[3] Interruption of cardiopulmonary resuscitation with the use of the automated external defibrillator in out-of-hospital cardiac arrest
[4] VF/Pulseless VT
[5] Delaying Defibrillation to Give Basic Cardiopulmonary Resuscitation to Patients With Out-of-Hospital Ventricular Fibrillation A Randomized Trial

$\endgroup$
  • $\begingroup$ according to below answer, We absloutely need to have electroshock after pumping the heart by hand. $\endgroup$ – user13018 Jan 15 '15 at 8:54
  • 2
    $\begingroup$ @Thirdkidney - if you like that answer, up vote it. But please don't compare one answer to the other like that. If you have a question, ask it. Be clear. In physiological studies, dogs could be shocked out of VFib successfully for 7 minutes without CPR. Look at the studies, not just the answer if you need evidence. $\endgroup$ – anongoodnurse Jan 15 '15 at 8:57
  • 1
    $\begingroup$ @Thirdkidney - I answered it well, with references, and am completely fine with it, thank you. $\endgroup$ – anongoodnurse Jan 15 '15 at 9:02
  • 1
    $\begingroup$ @Thirdkidney I am surprised you accepted the other answer. It makes a lot of claims with absolutely no evidence to back it up. It is, essentially, the opinion of some random internet user. I'm not saying it is wrong (I don't know and cannot judge), just that there is no reason to think it is correct. This answer, on the other hand is supporting its claims with references so if the two answers disagree, I would believe this one. Incidentally, I also happen to know that Medica is a practicing physician, yet another reason to rethink your acceptance. $\endgroup$ – terdon Jan 15 '15 at 16:25
  • 1
    $\begingroup$ Oh, bugger. Sorry! Anon, good nurse then. $\endgroup$ – terdon Jan 15 '15 at 17:09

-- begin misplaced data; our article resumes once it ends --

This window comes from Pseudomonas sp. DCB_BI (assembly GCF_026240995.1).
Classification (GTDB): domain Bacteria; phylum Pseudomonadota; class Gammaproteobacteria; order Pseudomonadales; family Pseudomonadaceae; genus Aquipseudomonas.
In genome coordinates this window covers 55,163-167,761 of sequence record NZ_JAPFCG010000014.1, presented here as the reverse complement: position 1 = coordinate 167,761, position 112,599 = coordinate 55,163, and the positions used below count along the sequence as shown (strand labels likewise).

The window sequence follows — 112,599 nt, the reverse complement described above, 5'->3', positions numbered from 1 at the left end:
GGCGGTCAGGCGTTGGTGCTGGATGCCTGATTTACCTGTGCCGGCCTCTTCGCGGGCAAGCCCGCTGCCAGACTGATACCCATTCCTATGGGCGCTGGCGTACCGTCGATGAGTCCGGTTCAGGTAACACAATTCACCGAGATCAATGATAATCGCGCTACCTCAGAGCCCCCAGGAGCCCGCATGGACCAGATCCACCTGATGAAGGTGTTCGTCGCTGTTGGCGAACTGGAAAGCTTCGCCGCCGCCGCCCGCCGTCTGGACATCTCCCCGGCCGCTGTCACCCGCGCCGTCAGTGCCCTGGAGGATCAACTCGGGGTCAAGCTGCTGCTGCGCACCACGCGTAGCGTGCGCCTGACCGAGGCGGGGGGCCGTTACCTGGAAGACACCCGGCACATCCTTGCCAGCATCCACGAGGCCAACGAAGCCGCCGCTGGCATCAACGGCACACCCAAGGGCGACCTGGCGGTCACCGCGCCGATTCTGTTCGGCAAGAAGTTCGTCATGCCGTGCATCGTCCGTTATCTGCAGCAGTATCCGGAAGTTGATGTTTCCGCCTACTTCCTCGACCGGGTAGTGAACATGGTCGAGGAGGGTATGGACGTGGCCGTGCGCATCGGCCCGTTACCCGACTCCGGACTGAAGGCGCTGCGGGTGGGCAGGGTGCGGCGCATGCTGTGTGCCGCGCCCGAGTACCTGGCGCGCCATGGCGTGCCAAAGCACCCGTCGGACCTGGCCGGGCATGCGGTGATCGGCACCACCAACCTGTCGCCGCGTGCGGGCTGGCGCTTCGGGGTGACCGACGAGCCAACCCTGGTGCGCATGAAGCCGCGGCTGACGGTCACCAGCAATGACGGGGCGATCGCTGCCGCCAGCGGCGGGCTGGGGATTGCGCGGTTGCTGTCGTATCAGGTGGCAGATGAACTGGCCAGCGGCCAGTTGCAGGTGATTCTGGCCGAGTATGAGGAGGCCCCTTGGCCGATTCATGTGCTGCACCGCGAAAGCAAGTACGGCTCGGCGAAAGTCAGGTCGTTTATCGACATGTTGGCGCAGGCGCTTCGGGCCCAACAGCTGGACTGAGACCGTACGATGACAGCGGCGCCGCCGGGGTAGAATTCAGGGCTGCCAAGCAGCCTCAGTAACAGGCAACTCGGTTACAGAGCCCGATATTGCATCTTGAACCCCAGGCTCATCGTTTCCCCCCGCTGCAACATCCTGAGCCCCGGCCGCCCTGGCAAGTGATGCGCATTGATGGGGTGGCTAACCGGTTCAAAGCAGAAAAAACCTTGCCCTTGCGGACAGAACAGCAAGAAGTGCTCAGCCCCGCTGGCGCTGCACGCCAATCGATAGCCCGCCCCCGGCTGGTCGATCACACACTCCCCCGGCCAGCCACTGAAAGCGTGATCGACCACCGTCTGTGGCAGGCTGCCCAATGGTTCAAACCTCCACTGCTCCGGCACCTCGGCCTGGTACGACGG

4
$\begingroup$

Unless defibrillated within 1 minute after fibrillation begins, the heart is usually too weak to be revived by defibrillation because of the lack of nutrition from coronary blood flow. However, it is still possible to revive the heart by preliminarily pumping the heart by hand (intermittent hand squeezing) and then defibrillating the heart later. In this way, small quantities of blood are delivered into the aorta and a renewed coronary blood supply develops. Then, after a few minutes of hand pumping, electrical defibrillation often becomes possible. Indeed, fibrillating hearts have been pumped by hand for as long as 90 minutes followed by successful defibrillation.

A technique for pumping the heart without opening the chest consists of intermittent thrusts of pressure on the chest wall along with artificial respiration. This, plus defibrillation, is called cardiopulmonary resuscitation, or CPR.

Lack of blood flow to the brain for more than 5 to 8 minutes usually causes permanent mental impairment or even destruction of brain tissue. Even if the heart is revived, the person may die from the effects of brain damage or may live with permanent mental impairment.

$\endgroup$
  • 1
    $\begingroup$ I thought a few minutes (say 2-3 instead of 5-8 min) was already pretty devastating to the brain? $\endgroup$ – AliceD Jan 15 '15 at 5:08
  • 2
    $\begingroup$ This answer would be greatly improved if you could add references supporting your claims. $\endgroup$ – terdon Jan 15 '15 at 16:27
  • $\begingroup$ Some references are some physiology books,for instance guyton and hall physiology and bern and levy physiology book which I read these books before. $\endgroup$ – user12874 Jan 15 '15 at 17:49

Your Answer

By clicking “Post Your Answer”, you agree to our terms of service, privacy policy and cookie policy